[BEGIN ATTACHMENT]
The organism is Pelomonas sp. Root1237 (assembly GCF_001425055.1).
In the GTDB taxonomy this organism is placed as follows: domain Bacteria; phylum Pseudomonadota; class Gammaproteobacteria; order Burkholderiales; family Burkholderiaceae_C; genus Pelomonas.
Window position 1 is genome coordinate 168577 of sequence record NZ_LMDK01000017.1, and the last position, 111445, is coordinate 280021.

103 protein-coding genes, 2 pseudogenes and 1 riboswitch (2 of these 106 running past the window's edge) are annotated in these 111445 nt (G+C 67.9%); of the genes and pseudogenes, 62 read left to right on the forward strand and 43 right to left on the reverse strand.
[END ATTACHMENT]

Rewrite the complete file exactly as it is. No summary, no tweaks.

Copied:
The organism is Pelomonas sp. Root1237 (assembly GCF_001425055.1).
In the GTDB taxonomy this organism is placed as follows: domain Bacteria; phylum Pseudomonadota; class Gammaproteobacteria; order Burkholderiales; family Burkholderiaceae_C; genus Pelomonas.
Window position 1 is genome coordinate 168577 of sequence record NZ_LMDK01000017.1, and the last position, 111445, is coordinate 280021.

103 protein-coding genes, 2 pseudogenes and 1 riboswitch (2 of these 106 running past the window's edge) are annotated in these 111445 nt (G+C 67.9%); of the genes and pseudogenes, 62 read left to right on the forward strand and 43 right to left on the reverse strand.